April 18, 1997
« More Economic Letters
Should Monetary Policy Focus on "Core" Inflation?
The Consumer Price Index, our most common measure of consumer inflation, has been the subject of controversy recently. Most of the headlines reflect the debate about whether the CPI overstates inflation, but there are other disagreements about this measure as well, especially in the context of monetary policymaking.
This Economic Letter focuses on the debate over whether policy should respond to inflation in all goods and services or whether it should pay particular attention to the measure that excludes changes in food and energy prices — often described as the “core” inflation rate. In addition, the Letter discusses an alternative method of estimating underlying inflation and how using this method might affect policy.
A common argument for ignoring changes in food and energy prices is that although these prices have substantial effects on the overall index, they often are quickly reversed and so do not require a monetary policy response. Food and energy prices comprise almost one-fourth of the weight in the CPI, and their price changes do tend to be volatile; for example, between 1983 and 1996, the standard deviation of monthly changes of the all-items CPI was 0.18 percentage point, whereas that of the core CPI was only 0.12 percentage point.
A second argument is that changes in energy and food prices often are due to supply shocks, such as cutbacks in oil exports by the OPEC cartel or unusual weather that affects harvests. Such supply shocks affect the levels of these prices, but not necessarily their long-run growth rates. Hence, if the goal of policy is to control inflation, monetary policy might forgive these one-time changes in the price level. Also, negative supply shocks typically show up as increases in average prices accompanied by declines in employment and output. Some might argue that it may be inappropriate to raise interest rates to subdue inflation when output and employment already are low.
If monetary policy were to follow a regime in which changes in short-term interest rates were guided by the core inflation rate, a food or energy supply shock would provoke little or no policy response. As a result, the shock would be passed through into a higher price level, since there is no mechanism to drive other prices down when food or energy costs rise. Thus, by choosing such a regime, monetary policymakers essentially would be deciding that shocks to food and energy prices could be routinely accommodated.
A general argument against a procedure that systematically excludes “volatile” prices is that prices that move quickly may provide useful information about future trends that is not reflected in prices that change more slowly. That is, a rise in aggregate demand that might set off a period of higher inflation may initially show up in increases in certain sensitive prices that are set in more competitive markets. If these prices are ignored because they are “volatile,” these early signals of inflation may be missed.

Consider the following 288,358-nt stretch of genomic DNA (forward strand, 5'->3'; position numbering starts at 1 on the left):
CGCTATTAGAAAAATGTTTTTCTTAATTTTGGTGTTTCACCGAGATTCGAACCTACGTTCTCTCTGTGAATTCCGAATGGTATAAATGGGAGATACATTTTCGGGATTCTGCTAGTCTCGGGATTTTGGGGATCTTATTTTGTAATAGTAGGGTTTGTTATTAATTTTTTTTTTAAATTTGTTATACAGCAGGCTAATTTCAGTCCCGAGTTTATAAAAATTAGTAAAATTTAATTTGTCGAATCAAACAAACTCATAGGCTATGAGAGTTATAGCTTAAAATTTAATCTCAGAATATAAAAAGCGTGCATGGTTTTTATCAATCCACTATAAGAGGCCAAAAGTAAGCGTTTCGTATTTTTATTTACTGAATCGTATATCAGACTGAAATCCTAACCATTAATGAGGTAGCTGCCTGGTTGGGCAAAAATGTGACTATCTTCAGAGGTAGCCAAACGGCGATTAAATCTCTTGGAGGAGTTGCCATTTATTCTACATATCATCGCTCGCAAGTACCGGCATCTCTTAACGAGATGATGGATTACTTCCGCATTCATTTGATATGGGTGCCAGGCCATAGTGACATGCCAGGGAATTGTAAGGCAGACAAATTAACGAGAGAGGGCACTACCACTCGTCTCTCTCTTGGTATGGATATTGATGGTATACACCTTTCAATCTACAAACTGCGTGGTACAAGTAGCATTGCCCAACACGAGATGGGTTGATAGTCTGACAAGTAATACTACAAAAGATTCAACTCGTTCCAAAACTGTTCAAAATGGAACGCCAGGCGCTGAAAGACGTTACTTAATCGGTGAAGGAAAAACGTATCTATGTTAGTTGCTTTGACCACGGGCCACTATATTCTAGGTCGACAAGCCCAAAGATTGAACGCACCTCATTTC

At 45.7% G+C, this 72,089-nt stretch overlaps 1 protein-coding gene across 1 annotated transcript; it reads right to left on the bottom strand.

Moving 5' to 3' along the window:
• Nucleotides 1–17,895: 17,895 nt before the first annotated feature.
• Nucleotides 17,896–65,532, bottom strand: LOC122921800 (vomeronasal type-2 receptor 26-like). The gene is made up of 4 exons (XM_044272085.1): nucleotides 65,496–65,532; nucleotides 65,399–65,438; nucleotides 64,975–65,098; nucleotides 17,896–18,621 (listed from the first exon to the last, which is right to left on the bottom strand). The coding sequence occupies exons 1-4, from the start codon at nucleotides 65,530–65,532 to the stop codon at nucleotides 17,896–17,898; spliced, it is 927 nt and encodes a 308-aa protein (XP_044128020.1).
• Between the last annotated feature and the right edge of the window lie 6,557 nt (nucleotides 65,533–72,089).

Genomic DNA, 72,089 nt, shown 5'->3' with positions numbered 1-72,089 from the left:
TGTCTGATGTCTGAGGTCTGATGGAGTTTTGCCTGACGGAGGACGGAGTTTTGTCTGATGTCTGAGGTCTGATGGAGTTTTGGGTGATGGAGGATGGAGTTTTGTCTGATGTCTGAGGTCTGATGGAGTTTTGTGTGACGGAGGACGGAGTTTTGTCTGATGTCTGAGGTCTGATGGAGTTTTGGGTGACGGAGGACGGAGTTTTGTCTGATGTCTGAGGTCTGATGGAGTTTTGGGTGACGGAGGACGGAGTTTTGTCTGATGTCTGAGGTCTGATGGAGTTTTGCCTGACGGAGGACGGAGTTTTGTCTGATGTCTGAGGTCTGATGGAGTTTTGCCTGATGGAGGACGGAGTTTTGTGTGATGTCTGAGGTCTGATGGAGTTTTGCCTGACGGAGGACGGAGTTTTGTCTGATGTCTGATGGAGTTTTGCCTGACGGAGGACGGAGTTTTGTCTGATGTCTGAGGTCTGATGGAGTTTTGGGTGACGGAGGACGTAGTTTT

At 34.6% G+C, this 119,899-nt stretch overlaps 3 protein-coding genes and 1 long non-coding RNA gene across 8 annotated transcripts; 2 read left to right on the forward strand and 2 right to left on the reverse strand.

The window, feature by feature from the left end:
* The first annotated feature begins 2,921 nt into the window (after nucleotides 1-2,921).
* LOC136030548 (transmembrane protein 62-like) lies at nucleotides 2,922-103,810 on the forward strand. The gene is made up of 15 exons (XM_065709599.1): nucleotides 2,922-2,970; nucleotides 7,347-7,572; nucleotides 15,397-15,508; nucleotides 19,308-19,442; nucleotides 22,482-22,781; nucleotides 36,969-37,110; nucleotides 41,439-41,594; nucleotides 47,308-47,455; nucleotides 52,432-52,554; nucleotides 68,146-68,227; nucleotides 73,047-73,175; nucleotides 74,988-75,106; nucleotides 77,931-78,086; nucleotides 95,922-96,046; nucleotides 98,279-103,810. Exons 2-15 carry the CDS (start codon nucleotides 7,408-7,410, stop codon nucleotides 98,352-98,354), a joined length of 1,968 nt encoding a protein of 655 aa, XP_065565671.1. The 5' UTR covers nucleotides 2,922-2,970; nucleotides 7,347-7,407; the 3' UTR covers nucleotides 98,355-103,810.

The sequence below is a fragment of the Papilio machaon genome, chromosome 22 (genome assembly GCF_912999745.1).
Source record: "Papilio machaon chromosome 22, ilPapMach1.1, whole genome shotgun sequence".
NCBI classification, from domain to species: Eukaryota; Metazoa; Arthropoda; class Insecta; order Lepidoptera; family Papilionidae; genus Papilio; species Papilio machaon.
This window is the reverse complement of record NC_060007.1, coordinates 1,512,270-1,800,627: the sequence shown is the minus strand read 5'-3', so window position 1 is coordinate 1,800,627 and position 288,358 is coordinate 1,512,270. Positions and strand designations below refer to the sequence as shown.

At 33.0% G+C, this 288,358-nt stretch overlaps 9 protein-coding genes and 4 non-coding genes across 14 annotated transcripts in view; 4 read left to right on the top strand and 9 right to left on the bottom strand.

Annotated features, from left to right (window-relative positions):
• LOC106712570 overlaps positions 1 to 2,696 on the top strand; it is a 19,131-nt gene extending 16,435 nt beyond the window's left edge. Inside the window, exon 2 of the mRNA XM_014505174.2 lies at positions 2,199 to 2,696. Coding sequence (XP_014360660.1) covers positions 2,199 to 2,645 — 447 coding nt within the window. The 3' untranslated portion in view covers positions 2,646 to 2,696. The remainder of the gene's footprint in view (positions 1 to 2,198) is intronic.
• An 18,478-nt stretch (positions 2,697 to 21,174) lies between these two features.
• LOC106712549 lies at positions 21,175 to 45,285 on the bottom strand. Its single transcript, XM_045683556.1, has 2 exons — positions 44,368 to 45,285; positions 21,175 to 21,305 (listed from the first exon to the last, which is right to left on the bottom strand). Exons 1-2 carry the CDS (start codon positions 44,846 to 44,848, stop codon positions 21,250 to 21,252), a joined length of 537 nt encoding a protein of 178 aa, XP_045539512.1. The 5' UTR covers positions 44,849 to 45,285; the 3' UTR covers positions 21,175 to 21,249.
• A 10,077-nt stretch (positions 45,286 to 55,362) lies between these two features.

Moreover, the argument that volatile prices should be ignored does not necessarily imply that food and energy prices should be systematically excluded. Instead, it implies that unusually big (or small) price changes should be excluded wherever they arise, and not only when they are in the food or energy segment. In fact, not all food and energy prices are volatile, and not all volatile prices are in the food or energy sectors. In a study of price variability since 1983, I found that the prices of home and vehicle fuels were very volatile, but those of other energy items, such as gas and electricity, were less so. Similarly, most of the volatility of food prices came from variations in fruit and vegetable prices, with much less variation in other food categories. Several price series that are included in the core CPI were at least as volatile as the food and energy price series. These findings suggest that if the aim is to construct a CPI series that excludes volatile items, simply removing all energy and food items may not be the best way to proceed.
The argument that changes in food and energy prices should be accommodated because they reflect supply shocks is potentially suspect because not all food and energy price changes are the result of supply factors and because supply shocks do not occur only in the food and energy sectors. Although several major supply shocks in the past have affected food and energy items — and have been used to justify purging these items — we cannot tell that this will continue to be the case. In the future, there almost certainly will be supply shocks to other categories of prices. Nor can we be sure that most changes in food or energy prices will be due to supply factors that have only one-time effects on their prices. The basic problem is that economists do not have good models that enable them to separate the effects of supply shocks from those of demand factors that are likely to add to long-run inflation.
Bryan and Cecchetti (1993) and Cecchetti (1996) have examined methods of removing noise from monthly price data. They argue that monetary policy should seek to control the underlying trend rate of inflation and should ignore the effects of large outliers on measured inflation, regardless of where these outliers arise.